Top Trading Partners
Total Trade: $512.22 billion
|7||Low Value Shipments||$8,541,045,940|
|8||Port Arthur, Texas||$4,702,179,208|
January – November 2017
Top U.S. Trading Partners
Total U.S. trade: $3.55 trillion
Mexico’s trade rose to $512.22 billion through November
Mexico’s trade with the United States rose 6.16 percent, from $482.5 billion to $512.22 billion when compared to the same period the previous year, according to a WorldCity analysis of latest U.S. Census Bureau data. U.S. exports to Mexico increased 5.39 percent while imports from Mexico rose 6.76 percent. The U.S. deficit with Mexico was $65.68 billion.
Mexico ranked No. 3 among the United States’ top trade partners through the current period. In the same period one year ago, it ranked No. 4. Mexico’s top U.S. Customs districts for total imports and exports were No. 1 Laredo, No. 2 El Paso, No. 3 San Diego, No. 4 Phoenix/Nogales and No. 5 Houston compared to the last year when the top spots were held by No. 1 Laredo, No. 2 El Paso, No. 3 San Diego, No. 4 Phoenix/Nogales and No. 5 Houston. In the current time period, the top five accounted for 88.97 percent of Mexico’s U.S. trade. That compares to 89.98 percent for the nation’s top five Customs districts during the same time period in the previous year.
Taking a closer look:
- Trade with No. 1 Laredo rose 7.91 percent to $270.25 billion.
Exports rose 7.04 percent to $115.71 billion. Imports rose 8.57 percent to $154.54 billion.
- Trade with No. 2 El Paso fell 1.68 percent to $85.51 billion.
Exports fell 5.5 percent to $36.52 billion. Imports rose 1.38 percent to $48.99 billion.
- Trade with No. 3 San Diego rose 2.06 percent to $55.95 billion.
Exports rose 2.37 percent to $20.94 billion. Imports rose 1.88 percent to $35.01 billion.
- Trade with No. 4 Phoenix/Nogales fell 7.03 percent to $25.89 billion.
Exports fell 7.23 percent to $10.19 billion. Imports fell 6.9 percent to $15.7 billion.
- Trade with No. 5 Houston rose 29.07 percent to $18.15 billion.
Exports rose 27.47 percent to $11.38 billion. Imports rose 31.87 percent to $6.76 billion.
Through November, 15 Customs districts posted trade surpluses with Mexico while 31 had deficits. That compares with 19 surpluses and 27 deficits for the same period one year ago. The top surplus was with Houston at $4.62 billion, the largest deficit was with Laredo at $38.83 billion.
Top Exports to Mexico
Total YTD: $223.27 billion
|1||Gasoline, other fuels||$18,365,934,439|
|2||Motor vehicle parts||$14,889,205,807|
|4||Low value shipments||$6,234,581,109|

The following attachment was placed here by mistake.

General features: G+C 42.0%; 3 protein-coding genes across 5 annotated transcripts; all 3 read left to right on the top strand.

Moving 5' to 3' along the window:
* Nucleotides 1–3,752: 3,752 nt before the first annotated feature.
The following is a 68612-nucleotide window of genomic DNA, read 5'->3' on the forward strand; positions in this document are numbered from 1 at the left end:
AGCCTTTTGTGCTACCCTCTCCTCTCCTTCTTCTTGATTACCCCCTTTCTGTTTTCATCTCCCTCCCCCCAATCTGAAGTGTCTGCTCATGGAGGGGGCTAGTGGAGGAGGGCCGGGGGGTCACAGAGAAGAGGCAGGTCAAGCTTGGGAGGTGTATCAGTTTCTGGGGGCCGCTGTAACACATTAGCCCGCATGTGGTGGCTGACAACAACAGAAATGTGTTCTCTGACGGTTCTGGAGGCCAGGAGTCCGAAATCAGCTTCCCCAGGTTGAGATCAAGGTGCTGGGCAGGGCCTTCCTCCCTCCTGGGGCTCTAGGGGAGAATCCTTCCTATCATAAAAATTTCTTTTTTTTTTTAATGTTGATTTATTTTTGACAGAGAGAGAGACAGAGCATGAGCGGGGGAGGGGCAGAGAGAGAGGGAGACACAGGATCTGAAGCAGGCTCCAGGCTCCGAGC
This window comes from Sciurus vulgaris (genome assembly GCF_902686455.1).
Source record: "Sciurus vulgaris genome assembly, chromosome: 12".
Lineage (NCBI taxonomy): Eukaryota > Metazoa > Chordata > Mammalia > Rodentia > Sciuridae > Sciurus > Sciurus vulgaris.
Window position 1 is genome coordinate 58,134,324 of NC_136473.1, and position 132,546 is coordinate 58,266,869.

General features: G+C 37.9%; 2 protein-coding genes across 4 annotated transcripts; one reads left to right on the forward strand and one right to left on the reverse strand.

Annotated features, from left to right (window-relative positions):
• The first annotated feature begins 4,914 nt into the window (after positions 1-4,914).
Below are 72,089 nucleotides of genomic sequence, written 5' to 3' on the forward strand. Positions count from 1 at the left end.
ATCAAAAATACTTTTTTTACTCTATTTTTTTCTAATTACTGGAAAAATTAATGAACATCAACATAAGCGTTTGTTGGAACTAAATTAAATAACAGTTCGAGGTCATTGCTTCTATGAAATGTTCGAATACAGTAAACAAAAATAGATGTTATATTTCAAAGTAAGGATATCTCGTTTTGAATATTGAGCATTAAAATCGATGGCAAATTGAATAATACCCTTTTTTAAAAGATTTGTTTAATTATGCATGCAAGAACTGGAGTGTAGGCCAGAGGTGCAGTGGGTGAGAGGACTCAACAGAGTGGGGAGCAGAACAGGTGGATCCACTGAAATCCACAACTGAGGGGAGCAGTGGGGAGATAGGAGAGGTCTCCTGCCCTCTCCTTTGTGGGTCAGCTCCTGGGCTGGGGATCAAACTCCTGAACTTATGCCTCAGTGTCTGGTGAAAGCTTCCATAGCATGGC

|7||Petroleum gases, other gaseous hydrocarbons||$4,057,515,185|
|8||Cell phones, related equipment||$3,836,649,265|
|9||Electrical supplies, apparatus, less than 1000V||$3,667,329,517|
January – November 2017
Top Imports from Mexico
Total YTD: $288.95 billion
|1||Motor vehicles for transporting people||$27,529,901,804|
|3||Motor vehicle parts||$21,129,886,571|
|5||Cell phones, related equipment||$10,160,697,000|
|6||Insulated wire, cable||$9,246,011,932|
|7||TVs, computer monitors||$9,088,782,910|
|9||Seats, excluding barber, dental||$6,474,108,307|
|10||Medical instruments for surgeons, dentists, vets||$5,510,539,270|
Meanwhile, total U.S. trade with the world increased to $3.55 trillion, up 6.62 percent compared to the same period last year. The nation’s exports climbed 6.27 percent to $1.41 trillion; imports climbed 6.86 percent to $2.14 trillion. The nation’s top five countries so far this year, by value, are China; Canada; Mexico; Japan and Germany. The overall trade deficit was $732.36 billion, up compared to the same period of last year when the deficit was $678.15 billion.
The top five U.S. exports to Mexico, by value through November were the categories of Gasoline, other fuels; Motor vehicle parts; Computer parts; Low value shipments; and Computer chips, respectively. They accounted for 24.59 percent of total exports to Mexico.
The value of the top five categories of U.S. imports from Mexico –– Motor vehicles for transporting people; Commercial vehicles; Motor vehicle parts; Computers; and Cell phones, related equipment –– accounted for 33.91 percent of all inbound shipments.
Looking more closely at U.S. exports to Mexico:
- Gasoline, other fuels rose 27.82 percent compared to last year to $18.37 billion.
- Motor vehicle parts rose 2.6 percent compared to last year to $14.89 billion.
- Computer parts fell 4.7 percent compared to last year to $9.63 billion.
- Low value shipments rose 5.04 percent compared to last year to $6.23 billion.
- Computer chips rose 2.63 percent compared to last year to $5.77 billion.
Looking more closely at U.S. imports from Mexico:
- Motor vehicles for transporting people rose 26.37 percent compared to last year to $27.53 billion.
- Commercial vehicles rose 5.33 percent compared to last year to $21.14 billion.
- Motor vehicle parts rose 1.55 percent compared to last year to $21.13 billion.
- Computers rose 8.95 percent compared to last year to $18.04 billion.
- Cell phones, related equipment fell 14.32 percent compared to last year to $10.16 billion.
In the latest annual figures available, Mexico recorded $525.11 billion in trade with the United States. At year’s end, its top five Customs districts were Laredo; El Paso; San Diego; Phoenix/Nogales; and Houston. Total U.S. exports to Mexico were $ 230.96 billion and imports from Mexico were $294.15 billion. The U.S. deficit with Mexico was $63.19 billion.